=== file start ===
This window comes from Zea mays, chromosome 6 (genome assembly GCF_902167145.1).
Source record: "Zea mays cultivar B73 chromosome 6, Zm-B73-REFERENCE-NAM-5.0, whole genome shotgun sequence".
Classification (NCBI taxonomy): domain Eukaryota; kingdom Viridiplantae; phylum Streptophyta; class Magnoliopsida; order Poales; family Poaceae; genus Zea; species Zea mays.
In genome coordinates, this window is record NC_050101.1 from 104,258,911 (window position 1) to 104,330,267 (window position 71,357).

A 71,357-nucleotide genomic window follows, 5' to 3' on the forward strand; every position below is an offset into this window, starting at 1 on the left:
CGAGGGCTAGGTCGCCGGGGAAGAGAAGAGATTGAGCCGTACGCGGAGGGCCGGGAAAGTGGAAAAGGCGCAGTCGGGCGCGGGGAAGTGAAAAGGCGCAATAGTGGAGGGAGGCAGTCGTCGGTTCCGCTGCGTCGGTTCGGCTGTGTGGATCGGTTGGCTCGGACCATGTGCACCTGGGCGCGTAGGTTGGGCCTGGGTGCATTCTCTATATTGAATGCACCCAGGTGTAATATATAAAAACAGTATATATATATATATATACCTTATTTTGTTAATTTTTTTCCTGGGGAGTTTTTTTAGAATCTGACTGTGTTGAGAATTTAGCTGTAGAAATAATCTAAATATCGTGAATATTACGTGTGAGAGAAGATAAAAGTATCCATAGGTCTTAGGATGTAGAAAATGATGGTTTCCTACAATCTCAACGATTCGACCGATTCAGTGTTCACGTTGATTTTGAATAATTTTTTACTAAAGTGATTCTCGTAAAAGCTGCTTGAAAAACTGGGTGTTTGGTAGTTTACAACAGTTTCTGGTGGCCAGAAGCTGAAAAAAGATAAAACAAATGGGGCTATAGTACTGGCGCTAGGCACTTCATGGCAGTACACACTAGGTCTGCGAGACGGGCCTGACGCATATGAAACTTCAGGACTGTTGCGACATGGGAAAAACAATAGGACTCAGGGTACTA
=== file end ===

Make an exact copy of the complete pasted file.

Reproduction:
This window comes from Zea mays, chromosome 6 (genome assembly GCF_902167145.1).
Source record: "Zea mays cultivar B73 chromosome 6, Zm-B73-REFERENCE-NAM-5.0, whole genome shotgun sequence".
Classification (NCBI taxonomy): domain Eukaryota; kingdom Viridiplantae; phylum Streptophyta; class Magnoliopsida; order Poales; family Poaceae; genus Zea; species Zea mays.
In genome coordinates, this window is record NC_050101.1 from 104,258,911 (window position 1) to 104,330,267 (window position 71,357).

A 71,357-nucleotide genomic window follows, 5' to 3' on the forward strand; every position below is an offset into this window, starting at 1 on the left:
CGAGGGCTAGGTCGCCGGGGAAGAGAAGAGATTGAGCCGTACGCGGAGGGCCGGGAAAGTGGAAAAGGCGCAGTCGGGCGCGGGGAAGTGAAAAGGCGCAATAGTGGAGGGAGGCAGTCGTCGGTTCCGCTGCGTCGGTTCGGCTGTGTGGATCGGTTGGCTCGGACCATGTGCACCTGGGCGCGTAGGTTGGGCCTGGGTGCATTCTCTATATTGAATGCACCCAGGTGTAATATATAAAAACAGTATATATATATATATATACCTTATTTTGTTAATTTTTTTCCTGGGGAGTTTTTTTAGAATCTGACTGTGTTGAGAATTTAGCTGTAGAAATAATCTAAATATCGTGAATATTACGTGTGAGAGAAGATAAAAGTATCCATAGGTCTTAGGATGTAGAAAATGATGGTTTCCTACAATCTCAACGATTCGACCGATTCAGTGTTCACGTTGATTTTGAATAATTTTTTACTAAAGTGATTCTCGTAAAAGCTGCTTGAAAAACTGGGTGTTTGGTAGTTTACAACAGTTTCTGGTGGCCAGAAGCTGAAAAAAGATAAAACAAATGGGGCTATAGTACTGGCGCTAGGCACTTCATGGCAGTACACACTAGGTCTGCGAGACGGGCCTGACGCATATGAAACTTCAGGACTGTTGCGACATGGGAAAAACAATAGGACTCAGGGTACTA